Fight to keep farm

Ongoing hardship could spell the end of 12 years supplying top notch organic produce for Angelica Organic Farm.
Glenlyon farmers Tim and Deri-Anne Wyatt said the past 18 months or so had hit them with setback after setback and the prospect of recovery looked grim without outside support.
“We’ve lost crops valued in the tens of thousands of dollars – an amount a small farm business like ours just can’t cover at the tail end of a season,” Mr Wyatt said.
Complications in land leasing led to delayed crop planting, and multiple equipment breakdowns along with loss of 50 per cent of the garlic crop, plus consecutive heavy frosts, have all contributed to their dire situation.
They have estimated about $50,000 of debt they will need to find even if they are forced to walk away from the farm.
To make it through to December they predict the farm will need about $85,000.
“We are now facing the reality that we may have to close Angelica Organic Farm by the end of August,” Mr Wyatt said.
The reality is heartbreaking for the first-generation farmers but in one last bid to keep the farm operational, at the advice of a friend, they have created a ‘GoGetFunding’ crowd-sourcing campaign that aims to get them back in the black.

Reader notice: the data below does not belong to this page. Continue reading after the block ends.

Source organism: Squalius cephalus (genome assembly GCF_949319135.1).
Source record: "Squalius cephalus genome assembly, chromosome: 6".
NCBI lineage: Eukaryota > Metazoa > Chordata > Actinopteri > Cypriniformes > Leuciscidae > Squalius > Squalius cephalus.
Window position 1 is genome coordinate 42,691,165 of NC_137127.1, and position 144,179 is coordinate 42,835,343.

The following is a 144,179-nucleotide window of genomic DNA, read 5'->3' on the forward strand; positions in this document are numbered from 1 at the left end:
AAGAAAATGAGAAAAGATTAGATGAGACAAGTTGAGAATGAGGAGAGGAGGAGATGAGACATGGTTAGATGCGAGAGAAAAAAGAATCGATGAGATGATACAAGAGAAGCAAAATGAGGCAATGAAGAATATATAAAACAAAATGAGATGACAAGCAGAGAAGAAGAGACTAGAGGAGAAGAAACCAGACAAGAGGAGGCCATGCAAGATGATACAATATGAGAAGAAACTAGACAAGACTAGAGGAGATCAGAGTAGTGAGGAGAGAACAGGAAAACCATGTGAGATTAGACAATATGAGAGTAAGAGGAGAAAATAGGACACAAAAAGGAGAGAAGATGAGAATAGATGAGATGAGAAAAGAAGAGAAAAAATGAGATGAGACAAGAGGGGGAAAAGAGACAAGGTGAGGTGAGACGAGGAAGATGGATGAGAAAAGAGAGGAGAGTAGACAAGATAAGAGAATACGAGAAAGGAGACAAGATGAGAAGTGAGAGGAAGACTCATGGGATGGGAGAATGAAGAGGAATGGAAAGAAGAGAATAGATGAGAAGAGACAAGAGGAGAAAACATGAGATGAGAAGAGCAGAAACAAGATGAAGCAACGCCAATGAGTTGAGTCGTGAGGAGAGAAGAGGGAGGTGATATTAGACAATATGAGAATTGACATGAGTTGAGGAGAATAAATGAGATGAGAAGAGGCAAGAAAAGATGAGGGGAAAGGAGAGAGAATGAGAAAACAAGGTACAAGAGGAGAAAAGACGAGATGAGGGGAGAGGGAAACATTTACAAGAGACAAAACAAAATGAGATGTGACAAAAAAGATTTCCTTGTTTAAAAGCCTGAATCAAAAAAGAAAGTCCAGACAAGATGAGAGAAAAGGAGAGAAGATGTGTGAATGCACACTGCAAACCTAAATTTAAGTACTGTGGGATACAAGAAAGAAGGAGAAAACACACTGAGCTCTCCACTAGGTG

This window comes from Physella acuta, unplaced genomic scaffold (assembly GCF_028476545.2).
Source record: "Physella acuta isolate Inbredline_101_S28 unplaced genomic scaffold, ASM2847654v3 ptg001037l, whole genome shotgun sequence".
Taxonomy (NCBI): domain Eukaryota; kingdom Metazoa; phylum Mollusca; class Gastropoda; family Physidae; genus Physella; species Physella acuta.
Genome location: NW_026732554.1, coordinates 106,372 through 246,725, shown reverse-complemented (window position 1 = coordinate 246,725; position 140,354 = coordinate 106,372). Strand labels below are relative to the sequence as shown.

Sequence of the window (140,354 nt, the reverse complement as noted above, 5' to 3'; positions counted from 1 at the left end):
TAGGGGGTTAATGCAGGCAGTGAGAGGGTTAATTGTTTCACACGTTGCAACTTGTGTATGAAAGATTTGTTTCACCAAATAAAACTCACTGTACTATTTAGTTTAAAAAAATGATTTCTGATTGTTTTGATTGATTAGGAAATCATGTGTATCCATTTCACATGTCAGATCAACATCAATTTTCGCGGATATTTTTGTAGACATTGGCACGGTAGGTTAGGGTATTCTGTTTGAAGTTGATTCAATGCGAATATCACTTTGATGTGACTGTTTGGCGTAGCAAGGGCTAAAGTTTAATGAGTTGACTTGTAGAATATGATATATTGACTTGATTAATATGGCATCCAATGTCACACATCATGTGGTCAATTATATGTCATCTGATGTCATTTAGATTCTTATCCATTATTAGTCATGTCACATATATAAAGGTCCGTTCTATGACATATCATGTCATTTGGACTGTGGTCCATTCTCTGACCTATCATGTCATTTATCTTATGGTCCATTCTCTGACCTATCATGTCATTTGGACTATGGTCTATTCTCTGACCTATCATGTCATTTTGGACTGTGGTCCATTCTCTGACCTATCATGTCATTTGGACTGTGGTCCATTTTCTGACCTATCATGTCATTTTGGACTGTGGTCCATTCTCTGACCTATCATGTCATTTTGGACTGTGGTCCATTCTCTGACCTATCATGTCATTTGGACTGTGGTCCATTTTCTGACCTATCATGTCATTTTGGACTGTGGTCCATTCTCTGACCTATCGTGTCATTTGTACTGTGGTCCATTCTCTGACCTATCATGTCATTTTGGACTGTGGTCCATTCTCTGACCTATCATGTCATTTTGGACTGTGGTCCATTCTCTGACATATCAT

“We want to fight to keep farming,” Mr Wyatt said. “We’ve worked too hard and sacrificed too much. We still have so much more to contribute.”
The farm supports environmentally sound and regenerative farming, and has received awards for its produce.
It has been supplying several local and Melbourne restaurants for years, which now feel so strongly about the couple’s practice they have joined forces to put on a five-course lunch fundraiser at Little Bourke Street’s Annam.
Melbourne chef Adam Racina, who initiated the luncheon, said the couple had managed through some tough years and he was eager to see them get back on their feet.
“They put a lot of love and care into what they do and they are unique in their regenerative approach. They have stayed true to this practice and have not cut any corners,” Mr Racina said.
“They are a small-scale farm and have taken a lot of risks to deliver their product. There are a lot of struggling farmers out there and at the end of the day they (the Wyatts) need our help and we want them to keep doing what they are doing.”
The Wyatts have received financial advice and have carefully considered their next steps, including remodelling the farm and their business plan if they were to continue.
This includes expanding its community supported agriculture program which currently feeds 65 households for a 28 week season, and provides greater ability to plan.
Any funds donated to the campaign will go towards paying farm hands, clearing debts on critical equipment, paying bills and new seedlings to start over. The campaign has so far had 248 backers donating a total of $27,246.
Anyone wishing to support the farm through donations during August can visit

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